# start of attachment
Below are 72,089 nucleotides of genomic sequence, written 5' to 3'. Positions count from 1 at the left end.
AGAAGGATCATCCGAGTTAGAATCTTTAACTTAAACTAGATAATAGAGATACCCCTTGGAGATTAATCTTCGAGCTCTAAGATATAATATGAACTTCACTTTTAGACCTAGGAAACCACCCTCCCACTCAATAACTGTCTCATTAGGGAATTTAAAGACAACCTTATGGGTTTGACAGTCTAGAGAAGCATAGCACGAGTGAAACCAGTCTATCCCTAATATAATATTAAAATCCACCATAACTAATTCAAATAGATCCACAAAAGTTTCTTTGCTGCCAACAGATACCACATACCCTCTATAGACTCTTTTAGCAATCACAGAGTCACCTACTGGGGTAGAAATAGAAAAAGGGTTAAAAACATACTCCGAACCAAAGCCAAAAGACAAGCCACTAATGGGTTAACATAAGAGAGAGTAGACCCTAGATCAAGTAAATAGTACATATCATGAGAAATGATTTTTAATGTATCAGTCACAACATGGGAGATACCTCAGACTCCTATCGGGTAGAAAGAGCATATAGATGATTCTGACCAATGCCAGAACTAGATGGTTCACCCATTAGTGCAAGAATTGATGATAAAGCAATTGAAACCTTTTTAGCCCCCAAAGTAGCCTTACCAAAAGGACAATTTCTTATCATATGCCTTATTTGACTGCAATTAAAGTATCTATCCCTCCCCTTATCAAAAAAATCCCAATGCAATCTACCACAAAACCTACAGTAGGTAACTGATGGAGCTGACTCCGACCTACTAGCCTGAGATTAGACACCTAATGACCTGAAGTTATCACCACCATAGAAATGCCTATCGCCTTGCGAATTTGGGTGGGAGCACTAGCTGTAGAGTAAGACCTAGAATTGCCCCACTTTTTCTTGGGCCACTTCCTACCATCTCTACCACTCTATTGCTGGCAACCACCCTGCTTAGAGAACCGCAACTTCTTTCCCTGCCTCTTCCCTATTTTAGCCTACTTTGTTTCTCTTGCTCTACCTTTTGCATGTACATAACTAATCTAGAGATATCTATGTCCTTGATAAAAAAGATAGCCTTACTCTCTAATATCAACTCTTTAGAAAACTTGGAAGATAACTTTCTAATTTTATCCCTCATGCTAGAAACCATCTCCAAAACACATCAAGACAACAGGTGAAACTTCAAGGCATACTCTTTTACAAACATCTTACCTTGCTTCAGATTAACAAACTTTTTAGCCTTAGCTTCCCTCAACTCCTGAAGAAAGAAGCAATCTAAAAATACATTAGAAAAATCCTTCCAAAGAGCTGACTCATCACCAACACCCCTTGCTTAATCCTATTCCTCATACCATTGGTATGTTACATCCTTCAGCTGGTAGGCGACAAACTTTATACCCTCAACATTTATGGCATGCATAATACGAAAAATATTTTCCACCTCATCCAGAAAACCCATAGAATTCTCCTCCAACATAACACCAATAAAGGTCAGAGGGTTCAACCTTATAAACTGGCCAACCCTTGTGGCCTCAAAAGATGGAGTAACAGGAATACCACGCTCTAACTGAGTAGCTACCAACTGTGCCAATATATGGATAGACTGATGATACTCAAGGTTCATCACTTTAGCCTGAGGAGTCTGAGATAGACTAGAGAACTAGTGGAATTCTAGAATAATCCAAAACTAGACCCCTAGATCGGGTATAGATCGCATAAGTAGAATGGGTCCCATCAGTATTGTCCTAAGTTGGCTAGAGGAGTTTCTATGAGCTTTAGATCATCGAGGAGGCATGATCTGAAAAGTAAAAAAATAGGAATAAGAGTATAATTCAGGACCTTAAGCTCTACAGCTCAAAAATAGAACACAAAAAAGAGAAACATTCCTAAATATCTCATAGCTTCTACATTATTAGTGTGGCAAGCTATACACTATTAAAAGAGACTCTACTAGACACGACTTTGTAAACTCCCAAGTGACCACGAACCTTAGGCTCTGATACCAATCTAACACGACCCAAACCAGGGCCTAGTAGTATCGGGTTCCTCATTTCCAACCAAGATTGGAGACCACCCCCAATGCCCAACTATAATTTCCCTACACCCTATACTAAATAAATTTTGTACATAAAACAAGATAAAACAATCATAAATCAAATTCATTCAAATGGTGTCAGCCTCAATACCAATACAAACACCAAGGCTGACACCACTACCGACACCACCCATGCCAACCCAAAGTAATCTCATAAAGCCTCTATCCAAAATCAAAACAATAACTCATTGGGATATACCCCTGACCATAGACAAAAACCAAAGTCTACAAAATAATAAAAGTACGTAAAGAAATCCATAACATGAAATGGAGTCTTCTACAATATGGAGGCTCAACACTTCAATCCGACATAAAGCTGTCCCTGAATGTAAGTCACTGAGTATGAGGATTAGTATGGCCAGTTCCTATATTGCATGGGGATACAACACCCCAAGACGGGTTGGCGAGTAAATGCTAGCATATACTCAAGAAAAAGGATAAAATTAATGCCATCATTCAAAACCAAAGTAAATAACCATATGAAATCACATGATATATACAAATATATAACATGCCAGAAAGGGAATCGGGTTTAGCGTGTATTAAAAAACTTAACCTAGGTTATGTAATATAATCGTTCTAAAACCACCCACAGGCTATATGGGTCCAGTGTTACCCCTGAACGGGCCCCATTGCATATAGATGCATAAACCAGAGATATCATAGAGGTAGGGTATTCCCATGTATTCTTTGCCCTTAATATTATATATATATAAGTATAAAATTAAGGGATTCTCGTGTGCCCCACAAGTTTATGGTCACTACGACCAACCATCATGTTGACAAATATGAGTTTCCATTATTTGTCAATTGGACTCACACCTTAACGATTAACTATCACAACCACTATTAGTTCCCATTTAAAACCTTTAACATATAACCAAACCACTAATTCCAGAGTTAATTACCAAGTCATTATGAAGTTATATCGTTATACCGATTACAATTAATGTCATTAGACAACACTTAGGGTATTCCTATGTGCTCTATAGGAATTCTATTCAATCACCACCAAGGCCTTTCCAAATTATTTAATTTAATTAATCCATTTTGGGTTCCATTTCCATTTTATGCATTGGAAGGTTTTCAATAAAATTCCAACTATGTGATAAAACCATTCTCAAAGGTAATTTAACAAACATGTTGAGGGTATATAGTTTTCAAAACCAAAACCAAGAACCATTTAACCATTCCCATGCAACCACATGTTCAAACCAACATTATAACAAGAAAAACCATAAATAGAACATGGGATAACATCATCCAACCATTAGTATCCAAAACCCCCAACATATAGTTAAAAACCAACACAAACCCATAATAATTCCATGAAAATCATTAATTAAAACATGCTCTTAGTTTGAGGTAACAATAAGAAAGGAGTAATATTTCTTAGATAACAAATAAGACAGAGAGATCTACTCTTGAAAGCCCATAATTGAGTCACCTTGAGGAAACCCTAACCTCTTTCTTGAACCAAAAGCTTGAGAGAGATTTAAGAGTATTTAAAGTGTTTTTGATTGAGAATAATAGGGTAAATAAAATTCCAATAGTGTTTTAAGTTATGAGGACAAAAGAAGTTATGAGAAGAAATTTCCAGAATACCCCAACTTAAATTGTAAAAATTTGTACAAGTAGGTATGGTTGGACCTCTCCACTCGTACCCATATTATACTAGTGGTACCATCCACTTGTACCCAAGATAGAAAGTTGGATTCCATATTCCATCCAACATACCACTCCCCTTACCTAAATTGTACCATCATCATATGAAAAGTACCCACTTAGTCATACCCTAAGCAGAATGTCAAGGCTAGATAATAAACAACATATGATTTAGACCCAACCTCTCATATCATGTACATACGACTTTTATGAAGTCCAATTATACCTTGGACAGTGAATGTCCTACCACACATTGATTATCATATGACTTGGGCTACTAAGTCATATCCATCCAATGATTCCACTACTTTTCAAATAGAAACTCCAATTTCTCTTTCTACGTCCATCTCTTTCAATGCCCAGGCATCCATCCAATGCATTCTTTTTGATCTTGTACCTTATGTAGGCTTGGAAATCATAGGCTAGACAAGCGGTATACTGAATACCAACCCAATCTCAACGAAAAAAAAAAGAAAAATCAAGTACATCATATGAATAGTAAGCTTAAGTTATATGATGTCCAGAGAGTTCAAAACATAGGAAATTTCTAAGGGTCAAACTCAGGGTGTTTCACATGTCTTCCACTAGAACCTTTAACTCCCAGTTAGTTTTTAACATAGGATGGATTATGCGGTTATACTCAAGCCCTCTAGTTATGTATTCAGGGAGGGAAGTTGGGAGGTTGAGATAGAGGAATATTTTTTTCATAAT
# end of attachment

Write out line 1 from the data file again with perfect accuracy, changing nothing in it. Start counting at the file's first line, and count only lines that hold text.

Below are 72,089 nucleotides of genomic sequence, written 5' to 3'. Positions count from 1 at the left end.